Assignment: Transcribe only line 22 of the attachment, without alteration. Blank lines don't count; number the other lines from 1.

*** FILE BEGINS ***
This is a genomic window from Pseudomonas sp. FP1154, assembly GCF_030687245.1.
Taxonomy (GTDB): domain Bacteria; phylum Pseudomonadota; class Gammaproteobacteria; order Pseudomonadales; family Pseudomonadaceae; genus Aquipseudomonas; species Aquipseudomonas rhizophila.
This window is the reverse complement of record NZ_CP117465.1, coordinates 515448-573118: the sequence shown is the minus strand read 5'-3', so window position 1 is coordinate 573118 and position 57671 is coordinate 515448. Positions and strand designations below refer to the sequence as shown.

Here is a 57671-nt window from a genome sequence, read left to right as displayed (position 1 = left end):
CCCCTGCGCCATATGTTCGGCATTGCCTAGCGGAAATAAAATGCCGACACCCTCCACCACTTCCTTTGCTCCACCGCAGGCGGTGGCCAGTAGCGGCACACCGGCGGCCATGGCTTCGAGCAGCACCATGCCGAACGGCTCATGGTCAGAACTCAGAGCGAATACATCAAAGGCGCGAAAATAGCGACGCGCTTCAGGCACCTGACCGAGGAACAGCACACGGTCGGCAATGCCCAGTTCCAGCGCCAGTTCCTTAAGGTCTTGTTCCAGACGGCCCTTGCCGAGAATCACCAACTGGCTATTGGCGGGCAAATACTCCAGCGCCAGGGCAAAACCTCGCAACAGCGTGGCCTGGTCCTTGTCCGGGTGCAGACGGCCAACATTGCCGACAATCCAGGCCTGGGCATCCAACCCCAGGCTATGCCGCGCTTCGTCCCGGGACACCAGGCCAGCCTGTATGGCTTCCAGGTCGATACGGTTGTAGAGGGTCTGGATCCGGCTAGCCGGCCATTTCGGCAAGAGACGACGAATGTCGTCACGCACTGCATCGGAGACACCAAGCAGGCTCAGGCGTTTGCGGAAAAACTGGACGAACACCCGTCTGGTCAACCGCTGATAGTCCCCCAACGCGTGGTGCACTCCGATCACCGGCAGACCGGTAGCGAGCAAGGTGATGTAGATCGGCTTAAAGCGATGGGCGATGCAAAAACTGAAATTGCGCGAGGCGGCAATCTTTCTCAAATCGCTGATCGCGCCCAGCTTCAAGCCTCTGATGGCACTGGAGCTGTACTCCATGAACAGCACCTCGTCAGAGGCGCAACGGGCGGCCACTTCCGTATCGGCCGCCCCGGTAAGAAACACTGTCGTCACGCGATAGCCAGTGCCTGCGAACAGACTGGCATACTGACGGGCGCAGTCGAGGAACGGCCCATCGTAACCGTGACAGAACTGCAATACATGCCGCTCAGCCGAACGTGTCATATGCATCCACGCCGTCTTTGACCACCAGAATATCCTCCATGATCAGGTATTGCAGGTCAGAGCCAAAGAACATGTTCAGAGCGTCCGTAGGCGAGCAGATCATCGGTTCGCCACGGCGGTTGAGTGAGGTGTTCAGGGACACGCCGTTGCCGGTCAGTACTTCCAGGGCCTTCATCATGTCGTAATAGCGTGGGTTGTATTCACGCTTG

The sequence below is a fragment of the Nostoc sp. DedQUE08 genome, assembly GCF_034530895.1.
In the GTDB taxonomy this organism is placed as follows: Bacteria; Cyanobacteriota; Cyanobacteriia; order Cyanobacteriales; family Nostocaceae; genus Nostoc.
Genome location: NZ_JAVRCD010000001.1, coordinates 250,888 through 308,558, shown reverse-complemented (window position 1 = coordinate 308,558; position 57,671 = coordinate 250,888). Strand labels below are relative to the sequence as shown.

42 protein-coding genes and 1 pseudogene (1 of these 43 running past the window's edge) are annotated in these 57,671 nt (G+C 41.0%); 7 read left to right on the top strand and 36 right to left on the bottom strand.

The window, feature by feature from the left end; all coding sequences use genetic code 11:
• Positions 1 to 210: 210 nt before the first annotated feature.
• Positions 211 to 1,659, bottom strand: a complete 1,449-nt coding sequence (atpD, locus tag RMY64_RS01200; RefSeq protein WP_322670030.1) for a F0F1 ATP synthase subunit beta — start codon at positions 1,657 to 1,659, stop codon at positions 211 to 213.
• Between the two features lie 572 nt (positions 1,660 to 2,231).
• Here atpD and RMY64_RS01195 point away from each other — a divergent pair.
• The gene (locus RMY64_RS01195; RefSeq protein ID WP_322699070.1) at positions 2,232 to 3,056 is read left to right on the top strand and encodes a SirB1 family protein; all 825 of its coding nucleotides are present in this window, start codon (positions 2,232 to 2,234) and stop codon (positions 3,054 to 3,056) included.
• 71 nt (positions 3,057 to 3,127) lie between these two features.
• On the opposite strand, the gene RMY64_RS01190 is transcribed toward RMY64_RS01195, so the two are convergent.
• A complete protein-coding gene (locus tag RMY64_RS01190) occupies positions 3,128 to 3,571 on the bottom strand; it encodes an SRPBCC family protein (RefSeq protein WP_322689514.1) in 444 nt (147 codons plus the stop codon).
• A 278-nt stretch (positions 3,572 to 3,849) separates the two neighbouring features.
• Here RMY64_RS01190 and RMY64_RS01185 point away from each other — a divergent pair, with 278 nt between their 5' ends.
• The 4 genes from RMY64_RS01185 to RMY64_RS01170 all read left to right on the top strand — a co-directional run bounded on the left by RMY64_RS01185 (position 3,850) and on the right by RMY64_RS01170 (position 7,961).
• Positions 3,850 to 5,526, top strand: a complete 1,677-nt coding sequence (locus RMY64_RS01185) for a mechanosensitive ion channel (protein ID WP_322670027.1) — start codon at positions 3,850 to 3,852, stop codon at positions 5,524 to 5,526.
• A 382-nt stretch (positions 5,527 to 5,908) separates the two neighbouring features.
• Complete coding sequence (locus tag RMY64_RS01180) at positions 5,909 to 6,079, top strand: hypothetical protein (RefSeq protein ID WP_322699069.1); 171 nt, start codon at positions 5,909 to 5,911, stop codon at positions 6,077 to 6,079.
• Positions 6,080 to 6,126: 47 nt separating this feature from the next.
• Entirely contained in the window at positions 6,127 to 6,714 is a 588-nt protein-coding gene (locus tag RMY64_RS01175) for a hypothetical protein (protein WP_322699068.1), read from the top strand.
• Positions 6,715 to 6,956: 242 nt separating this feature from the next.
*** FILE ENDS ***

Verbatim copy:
• Positions 3,850 to 5,526, top strand: a complete 1,677-nt coding sequence (locus RMY64_RS01185) for a mechanosensitive ion channel (protein ID WP_322670027.1) — start codon at positions 3,850 to 3,852, stop codon at positions 5,524 to 5,526.